“It annoyed me [that Dad reposted it] because everyone kind of thought ‘poor Saffie’ when it didn’t really affect me, but in hindsight it was a good thing because it shed a light on a bigger issue. Quite quickly it became a story about abuse rather than Saffie Osborne and I’m just happy it shed light on a bigger situation than just one message.

“I thought I’d get loads of slagging for it, but in fact I got the complete opposite and everyone that spoke to me about it said he’d done exactly the right thing. 

“Someone said to me that Dad putting the message on social media raised more alarm bells than a social media blackout, because people then realise the extent of stuff that you get sent.”

Asked about the impact such abuse has on her personally, Osborne adds: “For someone like me who is 19, it doesn’t affect me, but imagine a 16-year-old girl who, let’s say, isn’t as confident as me comes into the weighing room and they don’t know anything about this and then all of a sudden they get messages that say they are going to get beaten and raped, that’s not on and can’t happen.

“There will one day be someone who is having a really bad day, when something else has happened, and they get a message like that and it will send them into turmoil. You have to be pretty thick-skinned to laugh off some of those messages. I’m lucky that I can, but in the whole world of sport there must be so many people that it does affect.”

Mark Cranham (racingpost.com/photos)


title=”Saffie Osborne: her father Jamie spoke out after she received abuse on social media”
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Saffie Osborne: her father Jamie spoke out after she received abuse on social media

Saffie Osborne: her father Jamie spoke out after she received abuse on social media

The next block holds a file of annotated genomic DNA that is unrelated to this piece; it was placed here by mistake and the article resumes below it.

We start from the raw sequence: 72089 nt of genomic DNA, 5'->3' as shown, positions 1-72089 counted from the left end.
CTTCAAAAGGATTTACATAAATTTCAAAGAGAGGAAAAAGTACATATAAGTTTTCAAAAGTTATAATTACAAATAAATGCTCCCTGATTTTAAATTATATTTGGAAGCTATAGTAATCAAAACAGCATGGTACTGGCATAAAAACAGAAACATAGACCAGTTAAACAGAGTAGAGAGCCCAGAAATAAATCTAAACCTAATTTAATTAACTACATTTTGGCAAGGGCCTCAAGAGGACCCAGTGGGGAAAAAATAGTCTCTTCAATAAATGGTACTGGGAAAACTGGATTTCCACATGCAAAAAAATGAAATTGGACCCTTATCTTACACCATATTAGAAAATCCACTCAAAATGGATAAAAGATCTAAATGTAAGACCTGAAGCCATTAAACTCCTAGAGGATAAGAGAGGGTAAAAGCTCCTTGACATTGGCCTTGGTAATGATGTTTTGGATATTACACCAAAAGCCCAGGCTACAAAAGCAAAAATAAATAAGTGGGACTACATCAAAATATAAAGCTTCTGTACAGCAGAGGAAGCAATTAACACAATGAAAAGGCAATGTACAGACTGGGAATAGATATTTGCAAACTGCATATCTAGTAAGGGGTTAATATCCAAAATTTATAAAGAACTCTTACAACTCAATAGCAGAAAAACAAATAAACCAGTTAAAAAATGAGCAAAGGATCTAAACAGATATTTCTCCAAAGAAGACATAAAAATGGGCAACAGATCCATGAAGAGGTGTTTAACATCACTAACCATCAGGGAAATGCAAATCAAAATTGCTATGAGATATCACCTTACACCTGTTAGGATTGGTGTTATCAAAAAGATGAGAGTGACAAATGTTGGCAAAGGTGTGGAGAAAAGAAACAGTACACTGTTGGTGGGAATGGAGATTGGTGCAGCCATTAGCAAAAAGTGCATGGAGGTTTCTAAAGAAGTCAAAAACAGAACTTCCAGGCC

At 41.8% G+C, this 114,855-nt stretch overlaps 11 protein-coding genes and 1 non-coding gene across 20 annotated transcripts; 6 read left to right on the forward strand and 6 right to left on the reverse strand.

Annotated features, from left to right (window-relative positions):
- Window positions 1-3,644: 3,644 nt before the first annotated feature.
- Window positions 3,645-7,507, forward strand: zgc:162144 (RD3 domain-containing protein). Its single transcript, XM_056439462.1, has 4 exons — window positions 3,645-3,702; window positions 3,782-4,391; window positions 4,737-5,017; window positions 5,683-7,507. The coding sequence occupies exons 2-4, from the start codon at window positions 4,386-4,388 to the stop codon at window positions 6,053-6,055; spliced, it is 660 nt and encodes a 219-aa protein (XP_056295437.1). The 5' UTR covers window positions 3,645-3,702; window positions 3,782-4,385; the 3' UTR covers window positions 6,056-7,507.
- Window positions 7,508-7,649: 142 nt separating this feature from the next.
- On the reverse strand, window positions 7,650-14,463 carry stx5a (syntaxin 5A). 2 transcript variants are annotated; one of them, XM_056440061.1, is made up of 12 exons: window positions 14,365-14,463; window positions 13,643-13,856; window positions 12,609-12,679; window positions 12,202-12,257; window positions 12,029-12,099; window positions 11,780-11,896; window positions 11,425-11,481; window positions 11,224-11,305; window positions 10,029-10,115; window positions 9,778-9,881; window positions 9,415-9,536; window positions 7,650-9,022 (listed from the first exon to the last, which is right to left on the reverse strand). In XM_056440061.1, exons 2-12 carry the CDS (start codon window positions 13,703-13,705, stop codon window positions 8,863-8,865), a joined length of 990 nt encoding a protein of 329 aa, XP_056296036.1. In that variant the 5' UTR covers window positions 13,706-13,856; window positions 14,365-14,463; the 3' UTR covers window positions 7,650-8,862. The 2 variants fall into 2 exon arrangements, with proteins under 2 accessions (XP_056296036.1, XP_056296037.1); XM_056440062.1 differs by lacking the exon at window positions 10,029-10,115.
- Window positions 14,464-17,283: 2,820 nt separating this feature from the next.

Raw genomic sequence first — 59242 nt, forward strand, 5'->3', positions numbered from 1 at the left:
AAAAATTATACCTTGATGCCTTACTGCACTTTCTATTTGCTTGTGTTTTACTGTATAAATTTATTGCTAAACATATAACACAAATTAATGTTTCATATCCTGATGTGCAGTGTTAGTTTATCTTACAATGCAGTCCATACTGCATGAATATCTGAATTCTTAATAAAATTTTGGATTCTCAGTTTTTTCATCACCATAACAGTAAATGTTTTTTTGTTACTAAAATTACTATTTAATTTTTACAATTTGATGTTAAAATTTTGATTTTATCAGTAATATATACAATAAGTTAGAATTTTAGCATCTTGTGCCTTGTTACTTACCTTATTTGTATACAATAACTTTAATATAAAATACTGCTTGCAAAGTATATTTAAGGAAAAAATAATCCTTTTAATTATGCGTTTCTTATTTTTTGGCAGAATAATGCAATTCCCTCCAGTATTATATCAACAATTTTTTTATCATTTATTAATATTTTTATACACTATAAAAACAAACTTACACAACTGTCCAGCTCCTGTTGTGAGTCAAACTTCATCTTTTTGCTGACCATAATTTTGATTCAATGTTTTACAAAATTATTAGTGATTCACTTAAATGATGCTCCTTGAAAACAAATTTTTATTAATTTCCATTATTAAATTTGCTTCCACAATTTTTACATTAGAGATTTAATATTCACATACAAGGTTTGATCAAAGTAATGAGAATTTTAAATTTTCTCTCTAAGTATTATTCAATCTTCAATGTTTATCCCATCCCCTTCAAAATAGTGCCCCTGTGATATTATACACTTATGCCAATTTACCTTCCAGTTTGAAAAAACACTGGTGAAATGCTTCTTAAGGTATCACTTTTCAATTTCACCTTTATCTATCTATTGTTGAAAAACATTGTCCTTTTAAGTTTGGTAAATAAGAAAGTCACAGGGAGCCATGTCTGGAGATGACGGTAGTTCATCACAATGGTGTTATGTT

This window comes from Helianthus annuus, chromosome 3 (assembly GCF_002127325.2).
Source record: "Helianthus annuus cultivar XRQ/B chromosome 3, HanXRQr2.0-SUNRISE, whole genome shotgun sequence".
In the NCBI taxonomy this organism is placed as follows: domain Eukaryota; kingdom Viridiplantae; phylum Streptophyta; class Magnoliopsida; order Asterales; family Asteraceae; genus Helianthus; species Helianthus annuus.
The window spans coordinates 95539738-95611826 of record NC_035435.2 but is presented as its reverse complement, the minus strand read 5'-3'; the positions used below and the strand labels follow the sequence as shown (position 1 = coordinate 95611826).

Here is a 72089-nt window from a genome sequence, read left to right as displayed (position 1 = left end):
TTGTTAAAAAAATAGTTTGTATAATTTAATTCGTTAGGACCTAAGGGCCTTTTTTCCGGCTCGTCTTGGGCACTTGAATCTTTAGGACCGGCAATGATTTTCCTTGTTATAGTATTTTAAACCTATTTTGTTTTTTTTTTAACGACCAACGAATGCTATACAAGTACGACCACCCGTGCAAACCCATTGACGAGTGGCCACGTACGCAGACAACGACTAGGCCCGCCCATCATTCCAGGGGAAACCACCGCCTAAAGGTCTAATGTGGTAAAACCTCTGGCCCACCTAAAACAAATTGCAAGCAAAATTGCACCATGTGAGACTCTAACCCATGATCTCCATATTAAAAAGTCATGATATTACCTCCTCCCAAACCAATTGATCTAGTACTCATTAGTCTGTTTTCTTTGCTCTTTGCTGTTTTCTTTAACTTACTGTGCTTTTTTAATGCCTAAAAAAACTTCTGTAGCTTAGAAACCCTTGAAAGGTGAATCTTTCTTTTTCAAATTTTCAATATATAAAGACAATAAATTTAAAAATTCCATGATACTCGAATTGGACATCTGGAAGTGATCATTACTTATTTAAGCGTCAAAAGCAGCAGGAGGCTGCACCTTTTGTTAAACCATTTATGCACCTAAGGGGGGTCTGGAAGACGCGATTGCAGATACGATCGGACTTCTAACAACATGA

Mark Cranham (racingpost.com/photos)

If it seems remarkable that such a vile message didn’t affect Osborne, it becomes easier to understand when you speak to more members of the weighing room. As shocking as that message was, it’s hard to find a jockey who was surprised by it as all those I’ve spoken to paint an identical picture to Shepherd.

“I guarantee every single jockey in the weighing room gets it,” jump jockey Jonjo O’Neill Jr says, “and I would get it daily in the winter. It’s not just when you get beat in a tight finish – a horse could pull up and you’d be getting dog’s abuse and it’s nothing to do with you whatsoever.

“I’ve become immune to it because I just don’t care, but some of the stuff that is said is diabolical and makes your stomach turn. I’ve had everything under the sun.”

In response to Jamie Osborne’s call for action, O’Neill highlighted a message he received after finishing a length second on 3-1 shot Pagero at Worcester in June from what appears to be the same account as the user who targeted Saffie Osborne. It read: “Pity u don’t take a bottle of pills end up full of ash… get your cunt dad send me statue of your ashes… then I can play darts with it… useless scum… think u need 2 go back 2 school sort the lisp out… o send Pagaro brains to butchers get a nice bit of beef out of that… cunt.”